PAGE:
I do not doubt that Fassbender has the skill to pull off such films, but given the types of roles he has already performed, I think it would make people cautious about his sudden gear-change. Hanks, however, became a draw at the box office with the broader films first which must have given studios more confidence that even if he was cast in a different role, he'd still make them money.
     
    jmt225 and Cena's Little Helper like this.
  4. Mitch Henessey

    Mitch Henessey Deploy the cow-catcher......
    Staff Member Moderator

    Joined:
    Mar 14, 2009
    Messages:
    4,754
    Likes Received:
    2,012
    That's something to think about. Will Smith is a good example for being "that guy", but his aura as an invincible box office draw took a real hit with After Earth.

    Fassbender is a phenomenal actor, but I can't picture a Tom Hanks-esque run as a powerhouse box office draw. When I think of Fassbender's best, it's not Magneto in X-Men First Class. I think of Shame, Hunger, and although the movie itself was a bit underwhelming, A Dangerous Method. None of those films fit the mold for mass mainstream appeal, and it's a crucial dynamic, if Fassbender hopes to achieve consistent big pay days for being a monster draw. And I'm skeptical about Assassin's Creed, because when you consider box office performances and an overall critical reception, video game adaptations have a horrendous track record for failure and mediocrity.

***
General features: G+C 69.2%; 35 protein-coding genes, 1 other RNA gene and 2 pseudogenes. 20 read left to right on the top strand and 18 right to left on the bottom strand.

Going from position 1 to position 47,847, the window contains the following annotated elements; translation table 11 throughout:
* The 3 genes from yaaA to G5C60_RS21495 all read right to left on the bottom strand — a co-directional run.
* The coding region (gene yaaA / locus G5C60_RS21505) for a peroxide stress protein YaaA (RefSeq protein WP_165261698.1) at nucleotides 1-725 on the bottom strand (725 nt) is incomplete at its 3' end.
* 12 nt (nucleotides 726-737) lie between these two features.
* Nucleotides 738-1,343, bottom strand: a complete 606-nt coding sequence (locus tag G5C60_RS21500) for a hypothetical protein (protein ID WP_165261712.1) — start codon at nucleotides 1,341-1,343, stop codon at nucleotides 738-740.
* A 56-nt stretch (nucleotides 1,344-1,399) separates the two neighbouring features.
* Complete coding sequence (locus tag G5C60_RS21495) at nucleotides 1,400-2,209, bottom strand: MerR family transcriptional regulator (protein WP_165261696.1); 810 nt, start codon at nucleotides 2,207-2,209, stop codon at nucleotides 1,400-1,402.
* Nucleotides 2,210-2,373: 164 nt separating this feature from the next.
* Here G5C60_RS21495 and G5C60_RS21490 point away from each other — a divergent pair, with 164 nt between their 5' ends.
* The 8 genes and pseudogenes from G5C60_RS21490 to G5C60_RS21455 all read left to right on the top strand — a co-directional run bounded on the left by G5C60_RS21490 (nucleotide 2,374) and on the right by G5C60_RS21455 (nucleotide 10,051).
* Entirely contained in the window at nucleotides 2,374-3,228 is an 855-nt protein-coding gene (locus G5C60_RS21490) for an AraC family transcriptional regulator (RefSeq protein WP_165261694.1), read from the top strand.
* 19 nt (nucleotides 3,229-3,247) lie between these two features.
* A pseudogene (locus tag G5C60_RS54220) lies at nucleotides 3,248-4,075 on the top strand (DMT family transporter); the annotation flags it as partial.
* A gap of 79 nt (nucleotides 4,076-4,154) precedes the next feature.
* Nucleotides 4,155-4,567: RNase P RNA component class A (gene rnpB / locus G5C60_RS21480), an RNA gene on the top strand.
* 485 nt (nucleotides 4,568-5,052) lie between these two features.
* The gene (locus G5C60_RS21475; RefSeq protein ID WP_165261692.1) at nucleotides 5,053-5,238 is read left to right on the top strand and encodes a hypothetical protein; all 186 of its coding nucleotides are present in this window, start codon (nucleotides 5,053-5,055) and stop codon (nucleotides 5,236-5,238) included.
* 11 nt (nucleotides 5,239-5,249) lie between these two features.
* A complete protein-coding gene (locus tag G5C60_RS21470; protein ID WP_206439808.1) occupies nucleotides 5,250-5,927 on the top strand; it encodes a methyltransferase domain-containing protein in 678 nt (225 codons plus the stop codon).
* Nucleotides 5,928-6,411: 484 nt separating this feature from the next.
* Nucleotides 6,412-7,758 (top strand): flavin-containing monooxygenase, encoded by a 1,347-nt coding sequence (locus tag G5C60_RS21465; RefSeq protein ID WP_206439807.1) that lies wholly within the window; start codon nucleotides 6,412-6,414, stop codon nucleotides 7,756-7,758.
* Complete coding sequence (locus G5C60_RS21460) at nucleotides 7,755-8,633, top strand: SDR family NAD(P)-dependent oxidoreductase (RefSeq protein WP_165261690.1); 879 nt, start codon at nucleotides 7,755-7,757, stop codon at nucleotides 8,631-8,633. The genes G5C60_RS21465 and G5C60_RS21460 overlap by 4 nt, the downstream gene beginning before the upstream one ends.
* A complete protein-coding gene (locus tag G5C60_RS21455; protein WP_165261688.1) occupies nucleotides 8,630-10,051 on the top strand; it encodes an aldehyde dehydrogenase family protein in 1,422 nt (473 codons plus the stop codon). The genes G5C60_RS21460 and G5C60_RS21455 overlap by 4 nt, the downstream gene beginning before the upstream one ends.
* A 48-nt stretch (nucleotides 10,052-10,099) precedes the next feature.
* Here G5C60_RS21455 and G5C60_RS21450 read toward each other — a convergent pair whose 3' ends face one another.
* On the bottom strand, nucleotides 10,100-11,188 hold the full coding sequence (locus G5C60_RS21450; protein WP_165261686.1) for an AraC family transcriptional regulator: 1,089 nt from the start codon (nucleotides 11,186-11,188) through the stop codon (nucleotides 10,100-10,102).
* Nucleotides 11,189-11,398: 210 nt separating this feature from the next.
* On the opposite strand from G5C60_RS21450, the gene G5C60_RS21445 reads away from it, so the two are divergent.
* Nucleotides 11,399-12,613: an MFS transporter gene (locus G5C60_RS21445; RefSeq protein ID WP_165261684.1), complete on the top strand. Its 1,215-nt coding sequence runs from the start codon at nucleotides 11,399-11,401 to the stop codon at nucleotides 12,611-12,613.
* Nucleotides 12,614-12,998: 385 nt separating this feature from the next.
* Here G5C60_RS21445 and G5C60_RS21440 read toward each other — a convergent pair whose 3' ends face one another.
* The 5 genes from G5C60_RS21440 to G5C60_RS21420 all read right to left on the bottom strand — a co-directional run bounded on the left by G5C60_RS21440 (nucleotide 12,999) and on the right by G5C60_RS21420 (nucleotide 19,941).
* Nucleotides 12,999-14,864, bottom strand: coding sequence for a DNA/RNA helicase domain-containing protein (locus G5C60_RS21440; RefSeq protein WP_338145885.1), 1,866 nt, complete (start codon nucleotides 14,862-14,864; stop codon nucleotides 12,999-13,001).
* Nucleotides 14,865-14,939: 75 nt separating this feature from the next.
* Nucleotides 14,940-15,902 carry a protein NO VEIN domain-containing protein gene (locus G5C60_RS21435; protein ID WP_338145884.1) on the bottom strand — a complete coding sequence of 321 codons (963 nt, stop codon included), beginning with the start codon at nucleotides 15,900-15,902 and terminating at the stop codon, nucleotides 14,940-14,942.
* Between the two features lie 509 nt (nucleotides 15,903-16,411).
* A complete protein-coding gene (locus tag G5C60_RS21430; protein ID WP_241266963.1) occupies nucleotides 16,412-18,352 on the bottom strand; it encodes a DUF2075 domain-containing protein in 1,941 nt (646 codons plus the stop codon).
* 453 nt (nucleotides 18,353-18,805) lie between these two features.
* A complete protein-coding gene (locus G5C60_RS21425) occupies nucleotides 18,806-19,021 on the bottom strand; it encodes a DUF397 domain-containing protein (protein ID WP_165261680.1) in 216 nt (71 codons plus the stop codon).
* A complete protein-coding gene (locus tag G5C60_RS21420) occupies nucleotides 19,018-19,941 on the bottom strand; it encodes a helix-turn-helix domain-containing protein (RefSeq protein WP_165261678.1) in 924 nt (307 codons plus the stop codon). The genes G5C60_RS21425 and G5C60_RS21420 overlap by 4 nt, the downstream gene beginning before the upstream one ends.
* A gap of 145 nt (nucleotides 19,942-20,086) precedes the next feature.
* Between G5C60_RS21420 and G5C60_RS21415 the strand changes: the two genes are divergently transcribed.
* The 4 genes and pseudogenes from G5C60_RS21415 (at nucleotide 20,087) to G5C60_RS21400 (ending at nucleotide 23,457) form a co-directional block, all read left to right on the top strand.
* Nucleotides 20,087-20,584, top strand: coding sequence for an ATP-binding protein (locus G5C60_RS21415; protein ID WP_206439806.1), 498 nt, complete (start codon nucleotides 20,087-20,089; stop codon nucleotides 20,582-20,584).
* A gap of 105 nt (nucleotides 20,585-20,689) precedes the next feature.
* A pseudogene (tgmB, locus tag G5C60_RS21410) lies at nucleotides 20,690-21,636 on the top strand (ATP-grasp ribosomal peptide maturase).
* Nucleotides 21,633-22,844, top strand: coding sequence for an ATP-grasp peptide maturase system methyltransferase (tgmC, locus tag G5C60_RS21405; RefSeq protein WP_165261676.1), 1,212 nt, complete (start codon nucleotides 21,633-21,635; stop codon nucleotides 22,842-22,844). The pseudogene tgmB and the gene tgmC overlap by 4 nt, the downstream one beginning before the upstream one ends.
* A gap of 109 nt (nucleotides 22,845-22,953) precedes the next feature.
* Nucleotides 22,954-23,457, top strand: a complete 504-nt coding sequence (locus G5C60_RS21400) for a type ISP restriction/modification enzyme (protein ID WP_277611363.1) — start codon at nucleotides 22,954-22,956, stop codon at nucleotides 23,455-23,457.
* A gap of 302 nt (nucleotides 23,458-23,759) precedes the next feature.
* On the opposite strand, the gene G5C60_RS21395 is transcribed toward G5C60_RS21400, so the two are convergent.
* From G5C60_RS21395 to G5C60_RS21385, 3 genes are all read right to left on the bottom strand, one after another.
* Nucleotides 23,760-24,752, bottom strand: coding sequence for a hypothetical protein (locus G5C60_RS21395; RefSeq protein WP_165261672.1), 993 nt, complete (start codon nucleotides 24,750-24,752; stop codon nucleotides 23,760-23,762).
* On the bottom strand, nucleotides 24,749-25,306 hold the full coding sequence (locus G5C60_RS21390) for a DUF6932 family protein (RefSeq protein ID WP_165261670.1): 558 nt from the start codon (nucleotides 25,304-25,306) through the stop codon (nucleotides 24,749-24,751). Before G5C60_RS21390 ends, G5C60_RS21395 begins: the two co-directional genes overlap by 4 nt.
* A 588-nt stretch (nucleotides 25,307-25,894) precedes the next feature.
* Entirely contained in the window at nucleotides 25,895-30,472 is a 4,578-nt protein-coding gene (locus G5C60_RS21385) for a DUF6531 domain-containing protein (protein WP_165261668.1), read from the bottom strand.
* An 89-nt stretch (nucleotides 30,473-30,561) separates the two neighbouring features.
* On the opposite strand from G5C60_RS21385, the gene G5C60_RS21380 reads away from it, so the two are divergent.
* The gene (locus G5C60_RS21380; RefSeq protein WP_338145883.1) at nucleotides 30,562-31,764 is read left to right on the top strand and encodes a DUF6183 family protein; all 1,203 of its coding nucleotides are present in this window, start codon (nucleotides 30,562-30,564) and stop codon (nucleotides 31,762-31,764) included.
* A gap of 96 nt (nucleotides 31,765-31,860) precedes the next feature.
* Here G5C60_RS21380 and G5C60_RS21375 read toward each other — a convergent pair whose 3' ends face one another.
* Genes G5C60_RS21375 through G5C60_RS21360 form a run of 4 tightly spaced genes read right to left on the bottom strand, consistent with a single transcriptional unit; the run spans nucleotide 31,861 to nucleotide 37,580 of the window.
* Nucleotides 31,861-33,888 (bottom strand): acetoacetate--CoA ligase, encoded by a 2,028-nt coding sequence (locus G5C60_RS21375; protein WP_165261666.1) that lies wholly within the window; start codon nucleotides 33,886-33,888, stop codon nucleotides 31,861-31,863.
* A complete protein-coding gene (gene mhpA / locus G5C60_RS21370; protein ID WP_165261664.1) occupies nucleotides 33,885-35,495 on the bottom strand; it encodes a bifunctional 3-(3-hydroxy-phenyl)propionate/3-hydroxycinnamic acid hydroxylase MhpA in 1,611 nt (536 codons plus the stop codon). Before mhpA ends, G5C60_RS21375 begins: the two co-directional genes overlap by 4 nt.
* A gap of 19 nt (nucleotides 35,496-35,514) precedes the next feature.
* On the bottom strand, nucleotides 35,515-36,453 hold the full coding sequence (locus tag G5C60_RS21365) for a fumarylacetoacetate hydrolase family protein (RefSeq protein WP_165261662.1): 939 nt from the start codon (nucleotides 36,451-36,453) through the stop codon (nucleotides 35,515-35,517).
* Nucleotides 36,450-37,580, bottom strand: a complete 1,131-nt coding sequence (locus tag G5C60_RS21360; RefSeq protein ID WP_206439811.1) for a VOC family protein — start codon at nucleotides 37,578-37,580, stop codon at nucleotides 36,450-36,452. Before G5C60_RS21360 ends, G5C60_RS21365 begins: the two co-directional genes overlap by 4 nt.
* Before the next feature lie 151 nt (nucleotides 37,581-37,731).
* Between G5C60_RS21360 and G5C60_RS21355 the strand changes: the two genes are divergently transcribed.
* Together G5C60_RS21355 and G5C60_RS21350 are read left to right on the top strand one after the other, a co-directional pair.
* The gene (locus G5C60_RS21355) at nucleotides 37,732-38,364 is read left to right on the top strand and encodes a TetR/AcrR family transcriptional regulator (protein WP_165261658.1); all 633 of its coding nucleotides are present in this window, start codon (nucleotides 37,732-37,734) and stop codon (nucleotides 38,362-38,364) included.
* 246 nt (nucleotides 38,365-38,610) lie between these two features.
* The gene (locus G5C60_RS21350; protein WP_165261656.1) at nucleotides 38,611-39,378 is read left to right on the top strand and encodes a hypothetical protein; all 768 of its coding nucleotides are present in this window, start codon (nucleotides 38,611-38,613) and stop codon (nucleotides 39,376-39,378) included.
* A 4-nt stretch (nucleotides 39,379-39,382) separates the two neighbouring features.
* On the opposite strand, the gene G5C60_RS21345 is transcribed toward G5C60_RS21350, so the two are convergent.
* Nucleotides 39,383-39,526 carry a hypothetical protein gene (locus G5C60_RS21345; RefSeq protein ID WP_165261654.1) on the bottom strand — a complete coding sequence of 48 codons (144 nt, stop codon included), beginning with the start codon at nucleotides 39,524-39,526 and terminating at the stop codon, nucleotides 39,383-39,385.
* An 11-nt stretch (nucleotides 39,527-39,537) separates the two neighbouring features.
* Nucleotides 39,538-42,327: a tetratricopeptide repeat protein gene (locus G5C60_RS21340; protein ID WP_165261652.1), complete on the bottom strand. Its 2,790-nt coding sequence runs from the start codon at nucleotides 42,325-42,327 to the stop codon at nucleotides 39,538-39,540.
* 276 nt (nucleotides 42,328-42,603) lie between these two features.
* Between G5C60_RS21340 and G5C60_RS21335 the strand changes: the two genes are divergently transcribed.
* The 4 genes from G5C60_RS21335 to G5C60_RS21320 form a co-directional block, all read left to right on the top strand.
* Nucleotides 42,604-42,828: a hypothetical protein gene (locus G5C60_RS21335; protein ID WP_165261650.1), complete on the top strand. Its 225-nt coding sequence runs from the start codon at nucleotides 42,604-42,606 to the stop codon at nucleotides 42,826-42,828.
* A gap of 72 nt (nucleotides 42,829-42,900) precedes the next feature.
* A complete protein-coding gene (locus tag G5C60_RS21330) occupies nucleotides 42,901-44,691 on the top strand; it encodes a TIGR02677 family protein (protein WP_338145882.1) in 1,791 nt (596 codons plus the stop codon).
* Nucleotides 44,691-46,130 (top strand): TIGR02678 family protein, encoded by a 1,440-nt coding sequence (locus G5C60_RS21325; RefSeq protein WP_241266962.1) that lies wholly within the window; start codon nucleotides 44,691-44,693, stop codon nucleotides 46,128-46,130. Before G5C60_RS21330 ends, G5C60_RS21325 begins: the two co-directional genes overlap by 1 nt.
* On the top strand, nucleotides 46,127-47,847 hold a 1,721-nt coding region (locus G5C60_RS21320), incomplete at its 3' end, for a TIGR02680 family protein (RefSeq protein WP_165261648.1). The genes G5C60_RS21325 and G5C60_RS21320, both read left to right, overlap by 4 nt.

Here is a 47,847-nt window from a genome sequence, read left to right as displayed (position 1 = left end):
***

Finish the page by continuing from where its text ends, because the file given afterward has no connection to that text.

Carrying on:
To be honest, I think Shia LaBeouf had the best chance of becoming the next Tom Hanks. Whether he likes it or not, the Transformers films did wonders for his status as one of the more likeable faces in Hollywood, and the talent is there. He needs more time and he's still young, but I have no doubt LaBeouf will develop his skills and mature as a superb actor.

    Unfortunately, LaBeouf is pissing away his chances to become the next big thing with this obsession to become a more serious actor, and he made a vow to turn his back on the Hollywood "system," so he can have more freedom with Indie films. It's a stupid move, because LaBeouf was on a fast track to stardom in Hollywood. I haven't seen his other serious stuff, but Lawless was an average crime drama at best, The Company You Keep received a lukewarm overall reception, Charlie Countryman continues to receive an overall negative reception, Nymphomaniac doesn't look good in the early stages, and I rolled my eyes at the news about Lars von Trier having to cut down on a runtime that's over five hours.
     
    Cena's Little Helper likes this.
  5. Cena's Little Helper

    Cena's Little Helper Mid-Card Championship Winner

    Joined:
    Jul 1, 2008
    Messages:
    1,646
    Likes Received:
    1,495
    You guys make some excellent points. I'll now take some time to comment on some of them in the hopes that we can determine some preconditions for becoming a bona fide box office draw.

    This is an excellent point. I would just like to point two exceptions: Liam Neeson and Russell Crowe.

    It looks more and more like Taken was a box-office fluke, but it's important to note here that studio execs were willing to milk Liam Neeson's appeal for all it was worth.